When I walked into his office at the end of the 2002 season, it was safe to say I wasn't of sound mind. My father had passed away about a month earlier, I was agitated about how I was used during the season, and to top it off, I was a free agent coming off a year which created clear questions about my opportunities to ever be a starter again.
I am sure Ed Wade, fired by the Astros on Sunday, had a lot of things on his plate that day as the general manager of the Phillies. But he cleared his schedule and his desk and just listened.
Keep in mind, 10 representatives of Wade's Phillies came to my father's funeral. I was moved by seeing Jimmy Rollins, community relations director Gene Dias, owner David Montgomery and many others who came out to show support. I certainly was thankful that Wade was the man who brought me over to Philly from the question-mark column of the Chicago Cubs, but I didn't realize that we would become family.
It reached this level of intimacy because of the first move Ed Wade made as a GM. He traded for me and let a popular player in Mickey Morandini walk out the door. It was a bold move because I was still not an industry recognized, can't-miss starter and, because of how the Cubs were platooning me, Wade had to do serious research to see I could do the job.
He gave me the shot that everyone is looking for in the game. Sure, I was already in the big leagues, but his decision made me a starter -- and to make that decision, you have to be willing to bet on someone.
Once I came over to Philadelphia, I didn't make his first negotiation with me easy. Just before the trade, I had heard on the radio in my last days with Chicago that I had earned a substantial raise after my .300-hitting season. This was coming from the Cubs' evaluators, so I expected a nice bump from the minimum salary. In fact, I had it in my head that it was going to be a big bump.
I stuck to a settlement number and Wade and I couldn't agree, so I ended up getting "renewed" my first year. Not a good way to start and certainly not what a GM wants to have on file in case I get to arbitration. A renewal basically says a player thought he was more valuable and you couldn't work it out and paid him "X" anyway.
Wade was concerned enough about possible tension to stop me in the dugout during a spring training game to tell me, "I want you to know that you are a big part of this organization's future. I hope you don't take our impasse as a sign we don't see you in that light." I let him know that I had no issue and I was very happy to be a Phillie.
As time went on, I found that Wade and I had a lot in common when it came to the game. Garry Maddox was one of my favorite players and he also happened to be Wade's best man in his wedding, since Maddox introduced him to his wife. It was an early sign of how Wade made sure the Phillies' legacy players were involved on his watch. He kept generations of Phillies in the mix. I caught first pitches from Steve Carlton, I hung out with Mike Schmidt, I constantly saw leadership looking to remember and appreciate the team's history. Given that Wade worked his way up to GM over decades was partly why he had such a loyalty streak.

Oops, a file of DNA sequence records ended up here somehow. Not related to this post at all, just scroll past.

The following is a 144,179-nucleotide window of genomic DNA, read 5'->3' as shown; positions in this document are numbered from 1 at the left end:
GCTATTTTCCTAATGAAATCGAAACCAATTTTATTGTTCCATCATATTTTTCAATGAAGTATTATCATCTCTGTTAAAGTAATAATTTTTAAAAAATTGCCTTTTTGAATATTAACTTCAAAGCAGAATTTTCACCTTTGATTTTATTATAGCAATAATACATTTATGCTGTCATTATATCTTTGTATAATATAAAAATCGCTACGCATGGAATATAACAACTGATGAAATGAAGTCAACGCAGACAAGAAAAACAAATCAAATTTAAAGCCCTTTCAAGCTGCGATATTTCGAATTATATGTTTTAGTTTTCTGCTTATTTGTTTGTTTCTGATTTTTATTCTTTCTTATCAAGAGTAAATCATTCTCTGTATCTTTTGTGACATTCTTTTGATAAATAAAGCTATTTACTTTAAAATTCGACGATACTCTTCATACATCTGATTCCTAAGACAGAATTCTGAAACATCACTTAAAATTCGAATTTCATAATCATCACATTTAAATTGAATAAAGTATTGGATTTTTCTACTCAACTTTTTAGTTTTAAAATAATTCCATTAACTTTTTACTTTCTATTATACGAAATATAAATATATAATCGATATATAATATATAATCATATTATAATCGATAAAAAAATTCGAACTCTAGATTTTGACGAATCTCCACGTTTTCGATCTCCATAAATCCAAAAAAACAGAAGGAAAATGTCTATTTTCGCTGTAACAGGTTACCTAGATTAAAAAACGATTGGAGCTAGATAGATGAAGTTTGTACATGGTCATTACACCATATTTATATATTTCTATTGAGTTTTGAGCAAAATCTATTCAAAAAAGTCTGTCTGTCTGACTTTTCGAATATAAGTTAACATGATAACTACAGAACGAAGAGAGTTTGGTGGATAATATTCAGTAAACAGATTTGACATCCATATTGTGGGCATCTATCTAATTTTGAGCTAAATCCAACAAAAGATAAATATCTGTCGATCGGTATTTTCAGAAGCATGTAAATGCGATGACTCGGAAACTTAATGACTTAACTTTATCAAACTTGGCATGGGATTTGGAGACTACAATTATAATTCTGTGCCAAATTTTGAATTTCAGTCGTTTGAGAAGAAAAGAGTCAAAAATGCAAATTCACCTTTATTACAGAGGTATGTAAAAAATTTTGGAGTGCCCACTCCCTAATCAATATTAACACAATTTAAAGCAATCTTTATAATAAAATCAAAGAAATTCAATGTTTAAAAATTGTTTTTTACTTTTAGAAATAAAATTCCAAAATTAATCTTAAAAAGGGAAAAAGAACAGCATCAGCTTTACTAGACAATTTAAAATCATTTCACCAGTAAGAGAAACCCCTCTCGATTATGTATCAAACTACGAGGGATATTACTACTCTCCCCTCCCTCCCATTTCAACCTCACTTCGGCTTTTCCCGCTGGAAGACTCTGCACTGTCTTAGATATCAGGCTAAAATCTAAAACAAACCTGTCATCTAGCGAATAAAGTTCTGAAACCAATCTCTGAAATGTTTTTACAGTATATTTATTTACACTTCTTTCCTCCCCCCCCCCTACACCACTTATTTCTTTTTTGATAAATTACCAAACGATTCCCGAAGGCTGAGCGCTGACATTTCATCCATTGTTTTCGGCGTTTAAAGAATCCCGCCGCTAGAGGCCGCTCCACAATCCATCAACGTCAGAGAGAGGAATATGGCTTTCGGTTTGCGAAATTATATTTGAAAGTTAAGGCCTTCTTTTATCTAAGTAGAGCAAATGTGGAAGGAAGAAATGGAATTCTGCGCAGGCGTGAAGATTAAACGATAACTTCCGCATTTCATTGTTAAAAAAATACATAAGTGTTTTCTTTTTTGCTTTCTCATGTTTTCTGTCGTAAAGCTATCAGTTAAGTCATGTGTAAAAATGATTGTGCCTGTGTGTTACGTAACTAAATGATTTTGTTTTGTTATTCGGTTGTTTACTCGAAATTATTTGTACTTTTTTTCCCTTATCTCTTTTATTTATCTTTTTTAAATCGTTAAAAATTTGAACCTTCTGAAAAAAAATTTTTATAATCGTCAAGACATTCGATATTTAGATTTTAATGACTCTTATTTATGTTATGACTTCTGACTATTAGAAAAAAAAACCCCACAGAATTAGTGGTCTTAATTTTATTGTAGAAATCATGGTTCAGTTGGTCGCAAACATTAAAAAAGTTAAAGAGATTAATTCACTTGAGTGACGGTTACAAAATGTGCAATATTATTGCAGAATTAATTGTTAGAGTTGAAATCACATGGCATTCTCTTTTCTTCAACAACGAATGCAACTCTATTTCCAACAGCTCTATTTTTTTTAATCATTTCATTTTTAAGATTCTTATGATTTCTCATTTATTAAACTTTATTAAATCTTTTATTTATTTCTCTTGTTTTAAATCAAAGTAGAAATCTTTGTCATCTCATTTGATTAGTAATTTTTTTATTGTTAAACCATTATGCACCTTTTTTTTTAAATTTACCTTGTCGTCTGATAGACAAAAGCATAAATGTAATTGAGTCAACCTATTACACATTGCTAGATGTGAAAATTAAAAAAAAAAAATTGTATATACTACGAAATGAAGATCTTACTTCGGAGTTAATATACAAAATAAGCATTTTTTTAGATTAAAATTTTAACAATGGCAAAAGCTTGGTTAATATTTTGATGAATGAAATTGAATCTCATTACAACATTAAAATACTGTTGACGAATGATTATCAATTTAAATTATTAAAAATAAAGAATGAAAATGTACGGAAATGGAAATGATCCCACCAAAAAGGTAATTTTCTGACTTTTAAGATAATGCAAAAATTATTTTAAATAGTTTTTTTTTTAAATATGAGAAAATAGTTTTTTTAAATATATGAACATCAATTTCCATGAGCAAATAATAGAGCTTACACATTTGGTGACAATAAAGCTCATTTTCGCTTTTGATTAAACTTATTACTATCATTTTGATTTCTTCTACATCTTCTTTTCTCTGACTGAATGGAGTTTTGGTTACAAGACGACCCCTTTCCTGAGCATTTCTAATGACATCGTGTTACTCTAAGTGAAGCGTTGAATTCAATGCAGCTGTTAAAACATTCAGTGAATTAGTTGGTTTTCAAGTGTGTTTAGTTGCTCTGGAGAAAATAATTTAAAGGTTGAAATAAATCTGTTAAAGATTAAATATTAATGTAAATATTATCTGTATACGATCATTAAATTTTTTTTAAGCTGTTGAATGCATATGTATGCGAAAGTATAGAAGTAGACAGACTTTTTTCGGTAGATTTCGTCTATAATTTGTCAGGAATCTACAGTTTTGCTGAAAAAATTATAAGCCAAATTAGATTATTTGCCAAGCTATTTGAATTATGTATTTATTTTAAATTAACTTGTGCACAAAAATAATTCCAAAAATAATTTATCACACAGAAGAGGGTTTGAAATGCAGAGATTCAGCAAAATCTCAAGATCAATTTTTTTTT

This could always be seen in his personnel. He surrounded himself with a trusted circle. Sink or swim, this priority was clear. Former Phillies Brad Mills, Jason Michaels, Geoff Geary, Michael Bourn and Nelson Figueroa were just a few recent examples of how Wade would take you wherever he went. Dias, who used to head up the community relations department in Philadelphia, was with Wade in Houston. Wade also was committed to creating a diverse environment, and people of all walks of life worked with and for him.
To date, Wade hasn't achieved his goal of winning a title, and this past year put him on the short end of the shake-up in Houston. But he has made moves that should be noted, like selecting Shane Victorino in the 2002 Rule 5 draft -- a player who ultimately ushered me out of town. That move turned out to be pure genius as Victorino has been a star player and a key to the Phillies' successes.
In a game of so much transition and change, Wade did as much as a GM could in trying to keep continuity with his personnel, to build what he knows as a family business. It was family first, just as when he offered to send me home for as long as I needed when my father had his stroke.
After a spending lot of time with Wade, you come to realize that he really does shoot it to you straight. At first, you aren't expecting it from the front office, but then time shows that he wasn't sugarcoating it or pulling the wool over your eyes. He just told you the deal.
I found it to be refreshing to get some straight talk, even when he had to tell you that you are now fighting for a job that you thought you deserved.
Doug Glanville, who earned a degree in systems engineering from the University of Pennsylvania, played nine major league seasons with the Cubs, Phillies and Rangers. He serves on the board of Athletes Against Drugs and on the board of the MLB Players Alumni Association. His book, "The Game from Where I Stand," was released in May 2010. Click here to buy it in paperback on Amazon.com. Follow him on Twitter: @dougglanville